Scientists are researching the possibility to create a universal influenza vaccine 1. The influenza virus already has many strains 2 and evolves itself rapidly into new strains because influenza uses RNA which lacks self-correcting properties, instead of DNA that does have "integrity checks", allowing for errors on replication which ultimately lead to entire new influenza strains. Because influenza evolves so rapidly, it is hard to develop vaccines that uses dead copies of all those influenza strains, for the human body to be used to create antibodies.
One of the methods the scientists use for developing this universal influenza vaccine is protein folding 3 4.
Now, I don't know enough about this matter but as far as I understand the evolution of the influenza virus is very similar to the evolution of the Herpes Simplex Virus (HSV). If that is true, Protein Folding can likely be used to create a similar vaccine against HSV.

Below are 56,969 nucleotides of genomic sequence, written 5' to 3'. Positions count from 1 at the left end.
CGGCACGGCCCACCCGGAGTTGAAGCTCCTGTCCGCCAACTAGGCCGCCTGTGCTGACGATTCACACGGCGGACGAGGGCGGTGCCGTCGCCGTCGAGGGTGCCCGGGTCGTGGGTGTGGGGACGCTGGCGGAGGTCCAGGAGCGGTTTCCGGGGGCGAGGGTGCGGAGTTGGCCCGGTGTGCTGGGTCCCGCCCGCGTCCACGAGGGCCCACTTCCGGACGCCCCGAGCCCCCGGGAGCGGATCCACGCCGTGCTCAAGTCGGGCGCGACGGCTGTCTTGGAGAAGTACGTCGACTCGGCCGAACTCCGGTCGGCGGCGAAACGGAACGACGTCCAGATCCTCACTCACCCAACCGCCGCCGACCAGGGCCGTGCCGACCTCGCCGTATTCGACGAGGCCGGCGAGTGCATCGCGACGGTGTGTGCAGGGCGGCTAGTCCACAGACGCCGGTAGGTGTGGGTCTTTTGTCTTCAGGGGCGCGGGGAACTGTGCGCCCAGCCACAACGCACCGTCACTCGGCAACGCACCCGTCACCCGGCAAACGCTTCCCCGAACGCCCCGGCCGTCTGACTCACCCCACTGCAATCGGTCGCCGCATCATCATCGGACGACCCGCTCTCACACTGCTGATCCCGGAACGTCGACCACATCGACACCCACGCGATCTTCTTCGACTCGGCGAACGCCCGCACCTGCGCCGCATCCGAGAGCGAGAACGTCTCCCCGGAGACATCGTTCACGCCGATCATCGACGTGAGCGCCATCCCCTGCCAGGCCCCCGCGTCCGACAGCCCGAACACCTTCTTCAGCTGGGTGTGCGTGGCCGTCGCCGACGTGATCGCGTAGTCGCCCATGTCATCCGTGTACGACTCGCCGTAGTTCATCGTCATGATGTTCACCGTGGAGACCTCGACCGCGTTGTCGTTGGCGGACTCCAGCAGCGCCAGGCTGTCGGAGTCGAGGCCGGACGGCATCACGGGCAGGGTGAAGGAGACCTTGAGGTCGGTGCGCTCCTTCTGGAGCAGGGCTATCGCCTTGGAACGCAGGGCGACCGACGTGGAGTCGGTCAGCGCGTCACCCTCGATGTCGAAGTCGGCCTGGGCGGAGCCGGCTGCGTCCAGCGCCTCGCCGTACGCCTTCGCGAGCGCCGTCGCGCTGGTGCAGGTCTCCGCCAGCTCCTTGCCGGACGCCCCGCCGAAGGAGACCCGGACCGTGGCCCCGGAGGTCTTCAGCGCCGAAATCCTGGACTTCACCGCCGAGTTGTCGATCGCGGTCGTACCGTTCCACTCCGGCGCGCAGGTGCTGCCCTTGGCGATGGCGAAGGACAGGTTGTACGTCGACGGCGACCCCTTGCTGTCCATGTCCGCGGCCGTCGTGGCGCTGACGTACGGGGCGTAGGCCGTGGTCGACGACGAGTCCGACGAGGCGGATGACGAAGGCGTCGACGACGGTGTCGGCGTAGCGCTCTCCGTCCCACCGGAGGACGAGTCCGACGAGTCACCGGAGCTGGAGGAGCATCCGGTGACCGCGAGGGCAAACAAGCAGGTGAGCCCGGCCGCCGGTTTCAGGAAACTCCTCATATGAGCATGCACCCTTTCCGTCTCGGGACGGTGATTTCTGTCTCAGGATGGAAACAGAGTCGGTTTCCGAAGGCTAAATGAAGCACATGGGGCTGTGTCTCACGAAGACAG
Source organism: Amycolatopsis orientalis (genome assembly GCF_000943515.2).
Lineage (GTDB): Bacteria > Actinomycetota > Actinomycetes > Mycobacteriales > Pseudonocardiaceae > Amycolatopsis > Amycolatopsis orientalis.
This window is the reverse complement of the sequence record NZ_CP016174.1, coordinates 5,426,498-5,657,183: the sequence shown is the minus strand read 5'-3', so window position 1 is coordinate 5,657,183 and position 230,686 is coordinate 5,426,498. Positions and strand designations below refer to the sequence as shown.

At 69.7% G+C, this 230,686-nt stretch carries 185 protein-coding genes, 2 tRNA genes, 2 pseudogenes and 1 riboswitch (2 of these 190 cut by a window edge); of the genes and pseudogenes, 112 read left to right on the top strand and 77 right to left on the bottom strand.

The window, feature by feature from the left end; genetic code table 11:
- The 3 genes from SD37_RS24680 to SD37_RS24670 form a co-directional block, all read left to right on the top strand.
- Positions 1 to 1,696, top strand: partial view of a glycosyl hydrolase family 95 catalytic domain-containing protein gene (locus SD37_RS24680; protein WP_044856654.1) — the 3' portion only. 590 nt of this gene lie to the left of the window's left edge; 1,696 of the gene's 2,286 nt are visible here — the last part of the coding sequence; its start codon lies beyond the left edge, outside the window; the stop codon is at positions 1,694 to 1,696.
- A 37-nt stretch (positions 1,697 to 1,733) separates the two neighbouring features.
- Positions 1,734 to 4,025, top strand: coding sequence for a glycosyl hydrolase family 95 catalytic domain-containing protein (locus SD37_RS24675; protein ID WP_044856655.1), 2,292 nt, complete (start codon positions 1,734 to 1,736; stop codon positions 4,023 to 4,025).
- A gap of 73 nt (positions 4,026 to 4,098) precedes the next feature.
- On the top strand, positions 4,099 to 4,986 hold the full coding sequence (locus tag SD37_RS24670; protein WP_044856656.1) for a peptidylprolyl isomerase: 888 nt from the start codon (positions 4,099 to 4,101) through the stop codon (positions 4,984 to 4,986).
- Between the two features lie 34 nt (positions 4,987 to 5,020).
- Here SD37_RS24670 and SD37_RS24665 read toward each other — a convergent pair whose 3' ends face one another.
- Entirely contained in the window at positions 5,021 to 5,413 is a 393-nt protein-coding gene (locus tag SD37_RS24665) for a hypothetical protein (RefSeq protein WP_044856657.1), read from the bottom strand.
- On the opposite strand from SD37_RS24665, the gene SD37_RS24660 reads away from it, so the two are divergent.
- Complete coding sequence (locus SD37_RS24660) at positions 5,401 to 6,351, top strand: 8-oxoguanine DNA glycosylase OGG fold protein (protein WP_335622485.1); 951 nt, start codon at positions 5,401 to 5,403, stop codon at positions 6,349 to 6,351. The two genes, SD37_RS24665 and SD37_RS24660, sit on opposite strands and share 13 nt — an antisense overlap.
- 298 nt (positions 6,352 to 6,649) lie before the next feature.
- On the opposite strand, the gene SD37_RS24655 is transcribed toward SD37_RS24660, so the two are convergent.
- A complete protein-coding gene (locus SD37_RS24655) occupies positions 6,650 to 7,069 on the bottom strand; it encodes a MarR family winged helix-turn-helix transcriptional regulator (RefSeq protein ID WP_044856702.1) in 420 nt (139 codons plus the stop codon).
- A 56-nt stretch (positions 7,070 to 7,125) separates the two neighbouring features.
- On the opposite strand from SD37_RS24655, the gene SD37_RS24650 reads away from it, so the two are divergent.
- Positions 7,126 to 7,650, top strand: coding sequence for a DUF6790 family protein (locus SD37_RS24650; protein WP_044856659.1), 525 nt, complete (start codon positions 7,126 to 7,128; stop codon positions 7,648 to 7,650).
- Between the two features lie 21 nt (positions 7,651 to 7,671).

HSV-1 is apparently something that 67% of the world population under age 50 is suffering from 5. Projects such as Rosetta at Home and Folding at Home provide scientists with massive, free to use computer calculation power to speed up the protein folding research. I can imagine that if a certain lead is found that big technology companies or even governments are happy to provide these scientists with additional "super" computing power to solve this problem.
So, can Protein Folding indeed be used to develop a vaccine against the Herpes Simplex Virus (HSV)? If so, why aren't we doing that? Also, would such vaccine only benefit the people who are not yet infected by influenza (33% under age 50) or will it also cure the existing influenza virus in currently infected people?